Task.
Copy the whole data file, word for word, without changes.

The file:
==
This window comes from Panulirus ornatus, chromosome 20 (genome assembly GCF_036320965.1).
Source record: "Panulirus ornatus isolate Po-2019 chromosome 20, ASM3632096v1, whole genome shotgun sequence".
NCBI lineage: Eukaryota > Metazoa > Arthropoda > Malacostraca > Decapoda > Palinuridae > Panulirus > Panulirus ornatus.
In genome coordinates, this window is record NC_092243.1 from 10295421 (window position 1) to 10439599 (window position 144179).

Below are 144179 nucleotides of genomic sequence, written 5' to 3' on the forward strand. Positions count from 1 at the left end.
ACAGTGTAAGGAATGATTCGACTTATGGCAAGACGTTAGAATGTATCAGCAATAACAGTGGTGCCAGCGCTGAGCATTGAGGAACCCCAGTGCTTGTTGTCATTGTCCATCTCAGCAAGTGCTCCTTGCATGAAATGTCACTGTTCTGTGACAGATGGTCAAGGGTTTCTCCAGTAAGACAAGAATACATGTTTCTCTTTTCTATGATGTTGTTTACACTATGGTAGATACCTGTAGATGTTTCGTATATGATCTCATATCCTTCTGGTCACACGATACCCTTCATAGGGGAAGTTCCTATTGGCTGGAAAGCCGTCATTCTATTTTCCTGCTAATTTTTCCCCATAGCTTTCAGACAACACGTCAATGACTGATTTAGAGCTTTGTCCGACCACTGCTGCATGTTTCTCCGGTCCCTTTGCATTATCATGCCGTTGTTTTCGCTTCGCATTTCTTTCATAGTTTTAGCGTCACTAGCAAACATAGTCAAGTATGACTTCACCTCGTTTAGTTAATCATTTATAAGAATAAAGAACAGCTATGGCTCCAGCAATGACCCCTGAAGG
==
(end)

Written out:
This window comes from Panulirus ornatus, chromosome 20 (genome assembly GCF_036320965.1).
Source record: "Panulirus ornatus isolate Po-2019 chromosome 20, ASM3632096v1, whole genome shotgun sequence".
NCBI lineage: Eukaryota > Metazoa > Arthropoda > Malacostraca > Decapoda > Palinuridae > Panulirus > Panulirus ornatus.
In genome coordinates, this window is record NC_092243.1 from 10295421 (window position 1) to 10439599 (window position 144179).

Below are 144179 nucleotides of genomic sequence, written 5' to 3' on the forward strand. Positions count from 1 at the left end.
ACAGTGTAAGGAATGATTCGACTTATGGCAAGACGTTAGAATGTATCAGCAATAACAGTGGTGCCAGCGCTGAGCATTGAGGAACCCCAGTGCTTGTTGTCATTGTCCATCTCAGCAAGTGCTCCTTGCATGAAATGTCACTGTTCTGTGACAGATGGTCAAGGGTTTCTCCAGTAAGACAAGAATACATGTTTCTCTTTTCTATGATGTTGTTTACACTATGGTAGATACCTGTAGATGTTTCGTATATGATCTCATATCCTTCTGGTCACACGATACCCTTCATAGGGGAAGTTCCTATTGGCTGGAAAGCCGTCATTCTATTTTCCTGCTAATTTTTCCCCATAGCTTTCAGACAACACGTCAATGACTGATTTAGAGCTTTGTCCGACCACTGCTGCATGTTTCTCCGGTCCCTTTGCATTATCATGCCGTTGTTTTCGCTTCGCATTTCTTTCATAGTTTTAGCGTCACTAGCAAACATAGTCAAGTATGACTTCACCTCGTTTAGTTAATCATTTATAAGAATAAAGAACAGCTATGGCTCCAGCAATGACCCCTGAAGG